Thus, trusting passengers and shippers placed their fates in the hands of chance when Bertrand departed St. Louis at 10 a.m. on Saturday, March 18, 1865, bound for the upper Missouri. Launched a year prior, the steamboat was owned by the St. Louis–based Montana & Idaho Transportation Line, founded by experienced steamboatman John J. Roe, son-in-law John G. Copelin and partners. The partners already owned a wagon freighting line and hoped to increase their share of the upriver trade with a large shipment of dry goods and supplies for the mining camps in Montana Territory. Stowed aboard with their shipment was a cargo of various consigned goods also intended for the goldfields. Among the consignees was “Mr. Montana” himself, the pioneering Granville Stuart, who operated a mercantile store in Deer Lodge that supplied miners. Stuart and the owners of Bertrand, as well as the passengers, were all in for a shock. The ship never reached its destination.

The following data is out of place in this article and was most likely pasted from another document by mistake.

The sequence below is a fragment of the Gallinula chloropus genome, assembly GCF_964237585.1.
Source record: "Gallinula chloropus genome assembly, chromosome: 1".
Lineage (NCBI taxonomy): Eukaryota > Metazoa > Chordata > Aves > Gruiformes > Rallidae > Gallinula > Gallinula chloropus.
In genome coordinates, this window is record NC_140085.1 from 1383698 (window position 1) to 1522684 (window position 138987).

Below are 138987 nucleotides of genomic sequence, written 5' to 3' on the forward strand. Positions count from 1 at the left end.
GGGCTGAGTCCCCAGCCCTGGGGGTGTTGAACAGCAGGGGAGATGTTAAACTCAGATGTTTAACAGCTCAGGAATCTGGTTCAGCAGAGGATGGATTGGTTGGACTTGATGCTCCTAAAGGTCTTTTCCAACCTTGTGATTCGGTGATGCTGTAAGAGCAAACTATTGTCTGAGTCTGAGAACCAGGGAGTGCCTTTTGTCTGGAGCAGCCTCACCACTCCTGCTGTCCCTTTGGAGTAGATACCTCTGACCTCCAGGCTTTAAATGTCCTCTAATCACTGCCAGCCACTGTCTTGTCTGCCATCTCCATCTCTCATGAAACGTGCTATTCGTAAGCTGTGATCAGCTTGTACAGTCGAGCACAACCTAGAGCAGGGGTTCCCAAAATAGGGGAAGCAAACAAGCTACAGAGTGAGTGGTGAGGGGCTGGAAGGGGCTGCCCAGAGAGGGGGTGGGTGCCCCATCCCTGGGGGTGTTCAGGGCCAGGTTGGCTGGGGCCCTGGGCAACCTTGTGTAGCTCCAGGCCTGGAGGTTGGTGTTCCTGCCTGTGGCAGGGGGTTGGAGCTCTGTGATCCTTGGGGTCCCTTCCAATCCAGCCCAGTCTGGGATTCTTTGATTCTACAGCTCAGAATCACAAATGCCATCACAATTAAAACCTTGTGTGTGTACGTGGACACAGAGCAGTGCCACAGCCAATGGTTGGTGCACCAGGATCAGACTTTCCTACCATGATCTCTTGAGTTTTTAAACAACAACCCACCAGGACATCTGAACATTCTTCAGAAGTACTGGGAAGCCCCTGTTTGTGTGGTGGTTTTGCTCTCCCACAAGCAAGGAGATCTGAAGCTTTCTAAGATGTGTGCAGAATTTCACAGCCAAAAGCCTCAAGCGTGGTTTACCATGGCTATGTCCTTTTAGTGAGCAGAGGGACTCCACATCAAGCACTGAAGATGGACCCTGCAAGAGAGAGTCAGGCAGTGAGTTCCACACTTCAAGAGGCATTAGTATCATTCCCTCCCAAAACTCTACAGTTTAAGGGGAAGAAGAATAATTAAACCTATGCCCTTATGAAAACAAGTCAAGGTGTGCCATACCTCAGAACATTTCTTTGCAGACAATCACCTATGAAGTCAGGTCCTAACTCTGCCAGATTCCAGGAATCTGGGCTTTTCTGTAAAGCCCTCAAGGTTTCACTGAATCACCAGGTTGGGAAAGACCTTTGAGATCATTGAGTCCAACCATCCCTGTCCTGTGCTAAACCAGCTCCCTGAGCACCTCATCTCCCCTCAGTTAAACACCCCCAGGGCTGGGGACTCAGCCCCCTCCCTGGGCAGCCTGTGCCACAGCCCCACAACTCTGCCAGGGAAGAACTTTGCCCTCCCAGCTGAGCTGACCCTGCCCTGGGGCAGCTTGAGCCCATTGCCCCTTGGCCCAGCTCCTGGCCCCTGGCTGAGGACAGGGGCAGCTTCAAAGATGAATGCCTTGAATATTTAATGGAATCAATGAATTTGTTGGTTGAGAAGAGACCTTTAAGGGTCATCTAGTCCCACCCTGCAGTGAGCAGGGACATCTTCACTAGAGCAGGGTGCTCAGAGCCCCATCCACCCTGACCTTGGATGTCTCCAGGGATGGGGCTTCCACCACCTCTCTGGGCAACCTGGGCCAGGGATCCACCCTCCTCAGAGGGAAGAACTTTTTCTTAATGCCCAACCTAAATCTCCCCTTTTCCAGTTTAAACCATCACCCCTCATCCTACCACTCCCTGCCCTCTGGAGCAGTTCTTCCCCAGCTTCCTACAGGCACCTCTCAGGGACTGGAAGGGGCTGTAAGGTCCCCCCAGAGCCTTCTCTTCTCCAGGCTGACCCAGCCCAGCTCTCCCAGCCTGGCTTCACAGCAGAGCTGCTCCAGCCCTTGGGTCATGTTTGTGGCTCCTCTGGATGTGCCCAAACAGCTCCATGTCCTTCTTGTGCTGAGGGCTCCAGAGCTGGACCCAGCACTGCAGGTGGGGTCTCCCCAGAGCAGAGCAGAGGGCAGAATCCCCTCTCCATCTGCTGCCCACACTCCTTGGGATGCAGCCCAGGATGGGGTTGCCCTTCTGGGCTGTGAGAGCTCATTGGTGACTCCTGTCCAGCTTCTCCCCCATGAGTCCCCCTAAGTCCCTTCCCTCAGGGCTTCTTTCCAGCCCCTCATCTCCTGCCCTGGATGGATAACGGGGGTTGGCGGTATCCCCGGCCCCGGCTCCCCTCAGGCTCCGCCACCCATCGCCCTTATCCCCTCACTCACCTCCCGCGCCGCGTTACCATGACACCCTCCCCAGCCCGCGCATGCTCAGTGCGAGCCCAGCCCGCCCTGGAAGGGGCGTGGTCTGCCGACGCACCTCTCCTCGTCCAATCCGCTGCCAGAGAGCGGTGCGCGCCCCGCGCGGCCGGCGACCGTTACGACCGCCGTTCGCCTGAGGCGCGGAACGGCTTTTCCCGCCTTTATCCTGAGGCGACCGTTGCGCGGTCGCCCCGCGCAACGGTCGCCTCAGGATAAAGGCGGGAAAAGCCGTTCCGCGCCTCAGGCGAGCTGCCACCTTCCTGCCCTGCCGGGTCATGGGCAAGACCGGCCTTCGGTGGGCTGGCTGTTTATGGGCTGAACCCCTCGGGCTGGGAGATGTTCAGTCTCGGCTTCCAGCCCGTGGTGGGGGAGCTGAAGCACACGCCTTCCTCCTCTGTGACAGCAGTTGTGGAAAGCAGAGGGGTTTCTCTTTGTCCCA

On April Fools’ Day Bertrand was proceeding up the Missouri past De Soto, Neb., some 25 miles upstream of Omaha, when it hit a snag. Fortunately for the passengers and crew, the wreck occurred in daylight, the weather was mild, the boat took 10 minutes to sink, and no one died. The next afternoon Bertrand’s master, Captain James A. Yore, and several passengers checked in at Omaha’s prestigious Herndon House hotel.
Among the items initially salvaged from Bertrand were goods labeled for Stuart and other consignees. Later reports and rumors also claimed the doomed steamship had been carrying a fortune in mercury (aka quicksilver, used to refine gold), as well as 5,000 gallons of whiskey in oaken casks. A report in The Omaha Daily Bee dated July 19, 1896, more than 30 years after the wreck, related the efforts of four would-be salvors and a hired civil engineer to locate Bertrand and salvage the rumored 35,000 pounds of mercury aboard. They appear to have failed, as the salvage operation vanished from the public record.